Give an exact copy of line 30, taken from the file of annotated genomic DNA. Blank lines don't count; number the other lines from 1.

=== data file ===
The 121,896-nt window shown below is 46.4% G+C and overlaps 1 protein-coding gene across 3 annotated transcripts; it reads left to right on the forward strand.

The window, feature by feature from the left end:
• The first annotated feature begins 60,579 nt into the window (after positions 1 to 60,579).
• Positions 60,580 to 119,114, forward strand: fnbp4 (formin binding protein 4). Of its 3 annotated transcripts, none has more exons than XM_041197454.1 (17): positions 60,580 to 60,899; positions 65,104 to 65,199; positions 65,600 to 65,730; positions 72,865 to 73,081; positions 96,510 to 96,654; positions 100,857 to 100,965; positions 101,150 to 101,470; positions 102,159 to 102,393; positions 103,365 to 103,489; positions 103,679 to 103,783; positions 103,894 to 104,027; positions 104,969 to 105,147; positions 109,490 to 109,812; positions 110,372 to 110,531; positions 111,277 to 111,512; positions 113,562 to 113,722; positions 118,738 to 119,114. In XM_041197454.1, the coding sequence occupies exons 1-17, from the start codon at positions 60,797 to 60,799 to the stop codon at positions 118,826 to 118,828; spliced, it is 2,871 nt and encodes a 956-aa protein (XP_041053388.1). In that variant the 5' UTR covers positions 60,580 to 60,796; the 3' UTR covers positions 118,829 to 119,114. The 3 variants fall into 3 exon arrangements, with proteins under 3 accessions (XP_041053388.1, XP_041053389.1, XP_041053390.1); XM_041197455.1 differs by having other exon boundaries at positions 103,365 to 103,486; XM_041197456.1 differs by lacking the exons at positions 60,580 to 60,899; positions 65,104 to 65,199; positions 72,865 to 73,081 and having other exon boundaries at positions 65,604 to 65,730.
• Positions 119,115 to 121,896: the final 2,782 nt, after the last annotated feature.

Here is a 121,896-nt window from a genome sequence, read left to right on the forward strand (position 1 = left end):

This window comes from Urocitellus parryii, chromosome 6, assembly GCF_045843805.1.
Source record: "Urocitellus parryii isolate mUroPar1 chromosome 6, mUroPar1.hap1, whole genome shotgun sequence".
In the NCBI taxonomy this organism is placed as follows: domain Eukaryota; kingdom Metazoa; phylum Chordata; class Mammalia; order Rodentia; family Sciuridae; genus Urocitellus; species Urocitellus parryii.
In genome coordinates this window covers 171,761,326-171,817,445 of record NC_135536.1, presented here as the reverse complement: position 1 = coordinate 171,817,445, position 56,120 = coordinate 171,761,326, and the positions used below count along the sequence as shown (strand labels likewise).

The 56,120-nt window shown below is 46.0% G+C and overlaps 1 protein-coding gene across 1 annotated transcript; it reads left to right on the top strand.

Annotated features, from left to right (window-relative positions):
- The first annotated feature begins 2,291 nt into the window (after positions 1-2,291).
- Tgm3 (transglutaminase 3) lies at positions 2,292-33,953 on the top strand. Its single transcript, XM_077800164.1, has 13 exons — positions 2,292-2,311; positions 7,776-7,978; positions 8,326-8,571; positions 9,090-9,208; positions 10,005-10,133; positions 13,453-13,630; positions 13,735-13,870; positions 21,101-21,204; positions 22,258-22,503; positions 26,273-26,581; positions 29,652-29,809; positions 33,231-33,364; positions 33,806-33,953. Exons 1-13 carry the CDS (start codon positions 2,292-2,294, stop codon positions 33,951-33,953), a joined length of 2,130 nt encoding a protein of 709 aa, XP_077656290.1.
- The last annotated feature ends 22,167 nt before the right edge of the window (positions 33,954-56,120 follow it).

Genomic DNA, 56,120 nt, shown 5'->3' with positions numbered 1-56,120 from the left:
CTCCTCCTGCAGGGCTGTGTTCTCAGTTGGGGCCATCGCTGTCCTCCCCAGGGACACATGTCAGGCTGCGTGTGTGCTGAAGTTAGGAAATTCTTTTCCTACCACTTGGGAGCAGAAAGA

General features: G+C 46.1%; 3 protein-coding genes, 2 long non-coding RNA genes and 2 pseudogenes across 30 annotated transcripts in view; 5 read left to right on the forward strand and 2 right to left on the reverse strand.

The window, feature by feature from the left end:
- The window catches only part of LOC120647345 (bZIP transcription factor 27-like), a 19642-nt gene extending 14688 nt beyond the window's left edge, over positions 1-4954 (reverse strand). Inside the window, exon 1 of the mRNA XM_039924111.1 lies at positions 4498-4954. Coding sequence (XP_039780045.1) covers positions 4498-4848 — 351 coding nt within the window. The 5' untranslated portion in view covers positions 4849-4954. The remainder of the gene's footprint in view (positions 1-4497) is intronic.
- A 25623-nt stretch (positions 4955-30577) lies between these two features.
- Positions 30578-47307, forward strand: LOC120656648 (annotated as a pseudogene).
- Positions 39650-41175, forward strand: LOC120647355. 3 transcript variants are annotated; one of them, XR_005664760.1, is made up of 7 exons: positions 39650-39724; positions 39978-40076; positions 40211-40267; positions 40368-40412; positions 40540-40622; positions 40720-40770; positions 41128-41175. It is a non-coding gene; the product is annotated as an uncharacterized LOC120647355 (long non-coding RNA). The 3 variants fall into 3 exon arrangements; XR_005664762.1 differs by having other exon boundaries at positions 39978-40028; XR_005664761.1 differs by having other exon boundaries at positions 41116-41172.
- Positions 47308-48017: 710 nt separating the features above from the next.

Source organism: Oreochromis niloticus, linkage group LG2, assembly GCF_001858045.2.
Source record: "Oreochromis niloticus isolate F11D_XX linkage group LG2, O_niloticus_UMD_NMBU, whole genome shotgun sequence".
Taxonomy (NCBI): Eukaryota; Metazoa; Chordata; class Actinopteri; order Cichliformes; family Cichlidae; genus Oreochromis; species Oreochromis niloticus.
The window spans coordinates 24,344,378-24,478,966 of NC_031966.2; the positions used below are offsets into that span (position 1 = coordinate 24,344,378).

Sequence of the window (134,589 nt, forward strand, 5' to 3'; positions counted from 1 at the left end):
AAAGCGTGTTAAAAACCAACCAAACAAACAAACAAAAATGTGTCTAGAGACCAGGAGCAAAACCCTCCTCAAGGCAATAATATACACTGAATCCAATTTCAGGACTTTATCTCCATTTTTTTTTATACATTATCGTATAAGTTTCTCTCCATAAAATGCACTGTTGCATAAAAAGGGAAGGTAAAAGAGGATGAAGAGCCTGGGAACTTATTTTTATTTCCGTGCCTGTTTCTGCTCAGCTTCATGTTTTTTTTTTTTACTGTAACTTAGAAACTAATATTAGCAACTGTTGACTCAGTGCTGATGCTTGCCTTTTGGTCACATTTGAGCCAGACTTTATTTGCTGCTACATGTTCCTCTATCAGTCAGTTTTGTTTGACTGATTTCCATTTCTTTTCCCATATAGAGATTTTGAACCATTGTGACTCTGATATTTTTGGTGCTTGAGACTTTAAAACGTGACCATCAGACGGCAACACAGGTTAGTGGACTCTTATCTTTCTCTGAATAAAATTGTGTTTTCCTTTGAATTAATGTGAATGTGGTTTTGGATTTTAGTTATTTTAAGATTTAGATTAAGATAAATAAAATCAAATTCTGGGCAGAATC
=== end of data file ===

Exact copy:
AAAGCGTGTTAAAAACCAACCAAACAAACAAACAAAAATGTGTCTAGAGACCAGGAGCAAAACCCTCCTCAAGGCAATAATATACACTGAATCCAATTTCAGGACTTTATCTCCATTTTTTTTTATACATTATCGTATAAGTTTCTCTCCATAAAATGCACTGTTGCATAAAAAGGGAAGGTAAAAGAGGATGAAGAGCCTGGGAACTTATTTTTATTTCCGTGCCTGTTTCTGCTCAGCTTCATGTTTTTTTTTTTTACTGTAACTTAGAAACTAATATTAGCAACTGTTGACTCAGTGCTGATGCTTGCCTTTTGGTCACATTTGAGCCAGACTTTATTTGCTGCTACATGTTCCTCTATCAGTCAGTTTTGTTTGACTGATTTCCATTTCTTTTCCCATATAGAGATTTTGAACCATTGTGACTCTGATATTTTTGGTGCTTGAGACTTTAAAACGTGACCATCAGACGGCAACACAGGTTAGTGGACTCTTATCTTTCTCTGAATAAAATTGTGTTTTCCTTTGAATTAATGTGAATGTGGTTTTGGATTTTAGTTATTTTAAGATTTAGATTAAGATAAATAAAATCAAATTCTGGGCAGAATC